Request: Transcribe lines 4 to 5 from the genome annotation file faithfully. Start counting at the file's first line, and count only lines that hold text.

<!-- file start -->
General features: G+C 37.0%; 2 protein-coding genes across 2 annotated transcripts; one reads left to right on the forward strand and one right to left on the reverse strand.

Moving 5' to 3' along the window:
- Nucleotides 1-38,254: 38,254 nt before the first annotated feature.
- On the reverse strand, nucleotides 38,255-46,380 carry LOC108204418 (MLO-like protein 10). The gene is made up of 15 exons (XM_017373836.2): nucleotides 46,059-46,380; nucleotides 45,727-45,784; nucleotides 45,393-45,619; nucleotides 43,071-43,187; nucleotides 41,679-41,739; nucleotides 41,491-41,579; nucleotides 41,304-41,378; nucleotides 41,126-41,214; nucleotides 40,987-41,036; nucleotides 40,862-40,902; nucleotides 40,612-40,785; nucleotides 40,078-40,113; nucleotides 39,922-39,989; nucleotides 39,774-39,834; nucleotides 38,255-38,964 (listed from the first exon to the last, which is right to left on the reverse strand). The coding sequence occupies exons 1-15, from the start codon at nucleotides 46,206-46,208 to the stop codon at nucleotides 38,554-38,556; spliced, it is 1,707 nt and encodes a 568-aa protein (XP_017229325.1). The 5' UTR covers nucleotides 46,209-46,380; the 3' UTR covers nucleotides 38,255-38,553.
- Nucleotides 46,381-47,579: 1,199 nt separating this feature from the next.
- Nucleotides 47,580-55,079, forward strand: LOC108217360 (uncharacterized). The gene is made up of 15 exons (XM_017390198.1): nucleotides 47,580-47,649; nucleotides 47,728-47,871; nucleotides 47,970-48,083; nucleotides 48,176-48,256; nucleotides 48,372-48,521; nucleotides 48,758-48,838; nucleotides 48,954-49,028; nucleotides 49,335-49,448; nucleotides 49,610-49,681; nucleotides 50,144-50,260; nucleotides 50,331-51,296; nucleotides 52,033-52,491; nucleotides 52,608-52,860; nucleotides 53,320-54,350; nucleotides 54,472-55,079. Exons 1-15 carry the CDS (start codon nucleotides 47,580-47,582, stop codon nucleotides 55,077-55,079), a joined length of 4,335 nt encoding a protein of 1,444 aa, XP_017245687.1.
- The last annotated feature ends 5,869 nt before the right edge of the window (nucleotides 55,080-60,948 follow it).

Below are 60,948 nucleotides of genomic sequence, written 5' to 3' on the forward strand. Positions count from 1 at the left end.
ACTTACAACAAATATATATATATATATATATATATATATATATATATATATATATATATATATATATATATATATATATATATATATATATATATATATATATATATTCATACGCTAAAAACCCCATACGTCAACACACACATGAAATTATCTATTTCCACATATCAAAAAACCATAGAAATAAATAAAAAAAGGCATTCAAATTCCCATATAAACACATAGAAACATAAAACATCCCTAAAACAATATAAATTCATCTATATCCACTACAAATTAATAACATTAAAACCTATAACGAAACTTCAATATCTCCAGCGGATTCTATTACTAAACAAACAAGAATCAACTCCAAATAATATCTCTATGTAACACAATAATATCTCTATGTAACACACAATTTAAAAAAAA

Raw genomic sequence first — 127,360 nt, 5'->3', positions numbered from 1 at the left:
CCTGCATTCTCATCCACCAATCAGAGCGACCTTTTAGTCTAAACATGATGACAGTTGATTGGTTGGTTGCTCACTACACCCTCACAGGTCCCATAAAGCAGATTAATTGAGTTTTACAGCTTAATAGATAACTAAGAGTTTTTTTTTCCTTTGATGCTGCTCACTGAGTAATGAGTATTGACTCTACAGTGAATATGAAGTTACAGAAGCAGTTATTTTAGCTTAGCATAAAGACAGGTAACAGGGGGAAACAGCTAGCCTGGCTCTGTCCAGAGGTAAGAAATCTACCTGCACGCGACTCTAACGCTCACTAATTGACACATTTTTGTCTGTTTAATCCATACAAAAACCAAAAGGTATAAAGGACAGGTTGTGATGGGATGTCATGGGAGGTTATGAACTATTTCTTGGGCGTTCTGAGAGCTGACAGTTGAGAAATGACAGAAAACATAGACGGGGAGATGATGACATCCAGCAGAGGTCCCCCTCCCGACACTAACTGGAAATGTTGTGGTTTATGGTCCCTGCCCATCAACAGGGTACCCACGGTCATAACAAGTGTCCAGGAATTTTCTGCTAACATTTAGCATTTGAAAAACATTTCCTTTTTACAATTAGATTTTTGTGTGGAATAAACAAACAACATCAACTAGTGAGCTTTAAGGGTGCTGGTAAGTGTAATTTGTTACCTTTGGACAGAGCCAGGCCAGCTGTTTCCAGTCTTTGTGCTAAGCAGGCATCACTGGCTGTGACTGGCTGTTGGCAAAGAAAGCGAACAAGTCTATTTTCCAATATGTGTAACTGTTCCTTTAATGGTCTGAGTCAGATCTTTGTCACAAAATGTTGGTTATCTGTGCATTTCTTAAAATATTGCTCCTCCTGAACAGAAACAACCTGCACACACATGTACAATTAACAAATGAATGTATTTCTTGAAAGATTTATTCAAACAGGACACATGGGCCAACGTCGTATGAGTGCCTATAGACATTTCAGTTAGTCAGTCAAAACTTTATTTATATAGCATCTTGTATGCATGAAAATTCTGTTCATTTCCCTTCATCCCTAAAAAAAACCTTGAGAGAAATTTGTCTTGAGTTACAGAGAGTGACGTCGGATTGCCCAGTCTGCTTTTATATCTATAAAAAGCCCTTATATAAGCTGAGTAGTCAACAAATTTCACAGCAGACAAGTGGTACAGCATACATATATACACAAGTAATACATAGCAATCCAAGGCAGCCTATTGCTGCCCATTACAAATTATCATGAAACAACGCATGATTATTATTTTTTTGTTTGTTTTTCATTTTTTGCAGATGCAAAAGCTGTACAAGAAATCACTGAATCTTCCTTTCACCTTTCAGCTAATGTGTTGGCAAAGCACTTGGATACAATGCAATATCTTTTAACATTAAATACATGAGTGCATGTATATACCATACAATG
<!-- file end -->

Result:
- On the reverse strand, nucleotides 38,255-46,380 carry LOC108204418 (MLO-like protein 10). The gene is made up of 15 exons (XM_017373836.2): nucleotides 46,059-46,380; nucleotides 45,727-45,784; nucleotides 45,393-45,619; nucleotides 43,071-43,187; nucleotides 41,679-41,739; nucleotides 41,491-41,579; nucleotides 41,304-41,378; nucleotides 41,126-41,214; nucleotides 40,987-41,036; nucleotides 40,862-40,902; nucleotides 40,612-40,785; nucleotides 40,078-40,113; nucleotides 39,922-39,989; nucleotides 39,774-39,834; nucleotides 38,255-38,964 (listed from the first exon to the last, which is right to left on the reverse strand). The coding sequence occupies exons 1-15, from the start codon at nucleotides 46,206-46,208 to the stop codon at nucleotides 38,554-38,556; spliced, it is 1,707 nt and encodes a 568-aa protein (XP_017229325.1). The 5' UTR covers nucleotides 46,209-46,380; the 3' UTR covers nucleotides 38,255-38,553.
- Nucleotides 46,381-47,579: 1,199 nt separating this feature from the next.